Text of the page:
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  1. #1
    Join Date
    Nov 2018
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    9

    Default DUI Refusal Suspension

    Refusing a breath test in WS automatically triggers a 90 day suspension within 60 days of arrest. I paid a fee and requested a hearing to contest. 60 days came and went with no hearing nor suspension. My lawyer said I should expect a refund of the fee after 180 days. My blood results came in after 4 months. Now I get a letter with a suspension date in 60 days and a hearing in 3 weeks. Isn’t it too late? I thought they had to do it within 60 days of arrest? They didn’t need the blood results because the suspension was due to refusing the breath test.

    This is in Washington state

  2. #2
    Join Date
    Oct 2014
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    7,169

    Default Re: DUI Refusal Suspension

    Quote Quoting FishEKat
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    Refusing a breath test in WS automatically triggers a 90 day suspension within 60 days of arrest. I paid a fee and requested a hearing to contest. 60 days came and went with no hearing nor suspension. My lawyer said I should expect a refund of the fee after 180 days. My blood results came in after 4 months. Now I get a letter with a suspension date in 60 days and a hearing in 3 weeks. Isn’t it too late? I thought they had to do it within 60 days of arrest? They didn’t need the blood results because the suspension was due to refusing the breath test.

    This is in Washington state
    You'll need to go over the details of your case with your lawyer. However, it appears that the answer to your question is that it is not too late. The applicable provision for this seems to be Revised Code of Washington (RCW) 46.20.308(6), which states:

    (6) The department of licensing, upon the receipt of a sworn report or report under a declaration authorized by RCW 9A.72.085 under subsection (5)(d) of this section, shall suspend, revoke, or deny the person's license, permit, or privilege to drive or any nonresident operating privilege, as provided in RCW 46.20.3101, such suspension, revocation, or denial to be effective beginning sixty days from the date of arrest or from the date notice has been given in the event notice is given by the department following a blood test, or when sustained at a hearing pursuant to subsection (7) of this section, whichever occurs first.

    (Bolding added.) The process starts with the Department receiving a report from the officer as required under subsection (5)(d). The officer generally submits that report within 72 hours after arrest, in which case the suspension starts within 60 days of the arrest and the Department sends out the notice of suspension after getting that report. But the officer has the option under (5)(d) to wait to send that report to the Department until until after the blood test is received, in which case, as the part I bolded above says, the 60 days starts from the date the notice is sent to you about that suspension.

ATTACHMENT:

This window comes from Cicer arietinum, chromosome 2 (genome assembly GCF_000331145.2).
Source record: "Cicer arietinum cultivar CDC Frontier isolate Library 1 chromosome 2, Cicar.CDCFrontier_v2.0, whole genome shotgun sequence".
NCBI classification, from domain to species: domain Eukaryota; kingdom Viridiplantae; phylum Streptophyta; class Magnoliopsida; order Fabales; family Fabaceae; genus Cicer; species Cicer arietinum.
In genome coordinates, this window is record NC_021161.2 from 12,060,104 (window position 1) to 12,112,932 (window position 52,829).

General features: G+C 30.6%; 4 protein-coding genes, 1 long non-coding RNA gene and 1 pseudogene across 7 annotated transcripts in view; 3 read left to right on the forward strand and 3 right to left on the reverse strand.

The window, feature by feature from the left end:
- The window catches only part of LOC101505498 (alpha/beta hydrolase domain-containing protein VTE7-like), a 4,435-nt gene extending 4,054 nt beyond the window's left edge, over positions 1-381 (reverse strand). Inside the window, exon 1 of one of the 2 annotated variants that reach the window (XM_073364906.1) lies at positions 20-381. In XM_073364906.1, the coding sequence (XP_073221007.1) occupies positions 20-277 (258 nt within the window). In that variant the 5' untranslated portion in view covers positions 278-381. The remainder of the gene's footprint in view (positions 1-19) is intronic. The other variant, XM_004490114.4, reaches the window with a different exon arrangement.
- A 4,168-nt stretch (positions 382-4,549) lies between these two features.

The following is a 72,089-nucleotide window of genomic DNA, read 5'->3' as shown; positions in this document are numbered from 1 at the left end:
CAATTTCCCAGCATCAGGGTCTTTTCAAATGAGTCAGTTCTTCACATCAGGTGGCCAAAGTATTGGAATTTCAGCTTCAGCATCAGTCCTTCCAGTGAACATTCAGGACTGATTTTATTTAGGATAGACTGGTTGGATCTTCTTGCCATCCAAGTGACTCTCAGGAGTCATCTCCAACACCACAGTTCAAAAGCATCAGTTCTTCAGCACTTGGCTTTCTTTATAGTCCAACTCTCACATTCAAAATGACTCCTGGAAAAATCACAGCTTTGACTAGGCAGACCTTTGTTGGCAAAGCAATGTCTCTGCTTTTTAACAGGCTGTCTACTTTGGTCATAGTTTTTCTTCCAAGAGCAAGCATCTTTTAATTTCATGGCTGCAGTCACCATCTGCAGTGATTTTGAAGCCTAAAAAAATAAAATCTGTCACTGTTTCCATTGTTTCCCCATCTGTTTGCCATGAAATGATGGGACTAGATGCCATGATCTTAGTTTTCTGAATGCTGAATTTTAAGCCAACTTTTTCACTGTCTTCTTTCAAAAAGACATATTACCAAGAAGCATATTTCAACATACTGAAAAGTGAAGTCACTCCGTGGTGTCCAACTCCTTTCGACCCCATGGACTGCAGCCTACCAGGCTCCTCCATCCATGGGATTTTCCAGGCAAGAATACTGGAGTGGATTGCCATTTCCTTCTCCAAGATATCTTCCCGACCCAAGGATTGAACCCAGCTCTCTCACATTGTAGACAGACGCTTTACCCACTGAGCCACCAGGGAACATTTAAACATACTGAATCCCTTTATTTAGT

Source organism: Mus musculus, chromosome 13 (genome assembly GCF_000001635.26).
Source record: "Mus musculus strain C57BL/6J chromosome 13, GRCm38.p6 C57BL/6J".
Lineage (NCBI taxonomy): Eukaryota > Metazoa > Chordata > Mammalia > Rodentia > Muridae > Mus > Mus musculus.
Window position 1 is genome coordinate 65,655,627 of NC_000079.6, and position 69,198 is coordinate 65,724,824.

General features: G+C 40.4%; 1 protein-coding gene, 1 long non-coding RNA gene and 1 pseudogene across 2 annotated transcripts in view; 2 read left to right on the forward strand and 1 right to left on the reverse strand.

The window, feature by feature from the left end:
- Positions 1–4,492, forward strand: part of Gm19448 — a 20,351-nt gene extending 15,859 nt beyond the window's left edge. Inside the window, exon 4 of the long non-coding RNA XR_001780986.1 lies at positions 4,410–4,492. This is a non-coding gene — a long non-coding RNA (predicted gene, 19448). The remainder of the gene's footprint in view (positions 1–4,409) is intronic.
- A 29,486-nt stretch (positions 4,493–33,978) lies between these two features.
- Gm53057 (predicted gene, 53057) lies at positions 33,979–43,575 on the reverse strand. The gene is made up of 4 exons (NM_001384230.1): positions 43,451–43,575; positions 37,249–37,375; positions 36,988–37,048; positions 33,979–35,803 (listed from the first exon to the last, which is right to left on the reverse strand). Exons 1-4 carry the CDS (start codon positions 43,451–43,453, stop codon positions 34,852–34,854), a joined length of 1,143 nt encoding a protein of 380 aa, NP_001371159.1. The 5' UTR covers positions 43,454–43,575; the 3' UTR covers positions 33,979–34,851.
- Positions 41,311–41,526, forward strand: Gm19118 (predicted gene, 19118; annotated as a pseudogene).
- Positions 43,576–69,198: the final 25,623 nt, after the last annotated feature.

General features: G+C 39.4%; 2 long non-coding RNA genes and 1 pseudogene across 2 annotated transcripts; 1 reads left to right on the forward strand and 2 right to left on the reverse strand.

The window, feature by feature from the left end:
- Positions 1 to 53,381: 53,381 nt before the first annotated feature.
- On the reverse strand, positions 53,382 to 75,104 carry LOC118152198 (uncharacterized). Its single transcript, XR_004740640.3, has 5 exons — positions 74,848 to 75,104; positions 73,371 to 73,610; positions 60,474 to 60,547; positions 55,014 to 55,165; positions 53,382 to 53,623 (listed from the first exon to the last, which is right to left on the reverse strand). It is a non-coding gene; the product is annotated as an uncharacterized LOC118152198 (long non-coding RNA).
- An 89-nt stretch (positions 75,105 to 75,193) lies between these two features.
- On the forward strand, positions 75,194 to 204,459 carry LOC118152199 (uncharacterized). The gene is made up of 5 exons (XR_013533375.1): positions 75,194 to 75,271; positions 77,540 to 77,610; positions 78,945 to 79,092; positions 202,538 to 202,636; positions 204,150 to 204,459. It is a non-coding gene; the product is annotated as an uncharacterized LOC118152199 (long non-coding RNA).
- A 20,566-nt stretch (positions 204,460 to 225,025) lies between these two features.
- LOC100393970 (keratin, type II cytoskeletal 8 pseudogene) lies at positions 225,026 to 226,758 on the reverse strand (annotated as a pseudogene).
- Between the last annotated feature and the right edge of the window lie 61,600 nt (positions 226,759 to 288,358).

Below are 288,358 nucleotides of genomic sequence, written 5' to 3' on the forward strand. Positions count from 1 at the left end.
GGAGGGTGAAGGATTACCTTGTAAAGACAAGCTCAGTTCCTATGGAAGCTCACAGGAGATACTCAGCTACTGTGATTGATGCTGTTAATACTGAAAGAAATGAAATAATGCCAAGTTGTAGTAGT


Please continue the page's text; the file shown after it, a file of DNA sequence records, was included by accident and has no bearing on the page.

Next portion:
Discuss with your attorney whether contesting this suspension is something worth trying. Absent something unusual fighting a supension for refusing to test is pretty difficult in the states I'm familiar with, and I have no reason to think Washington would be much different on that.

  3. #3
    Join Date
    Nov 2018
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    9

    Default Re: DUI Refusal Suspension

    Thank you for the detail reply. The last sentence says “whichever occurs first”. My interpretation of that would be it means the date of arrest.

  4. #4
    Join Date
    Oct 2014
    Posts
    7,169

    Default Re: DUI Refusal Suspension

    Quote Quoting FishEKat
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    Thank you for the detail reply. The last sentence says “whichever occurs first”. My interpretation of that would be it means the date of arrest.
    Yes, but you have to read that in conjunction with the rest of the requirement. The three events that trigger that suspension are (1) the officer sends the report to the DMV within 72 hours of the arrest; (2) the officer sends the report to the DMV after getting the blood test; or (3) or after a hearing pursuant to the subsection (7). The first of those to occur is what starts the 60 days. Well, the officer apparently did NOT send the report to the DMV within 72 hours of the arrest, so that was not the first event to occur. Instead, first of the three events to occur was the officer sending the notice to the DMV after getting the blood test. In short, the statute is looking for the first event that notifies DMV that that it needs to suspend the license, and in (1) and (2) that event is the report submitted by the officer.

    Again, you really want to discuss it with your lawyer. But as I read the statute it appears that the suspension would be good.

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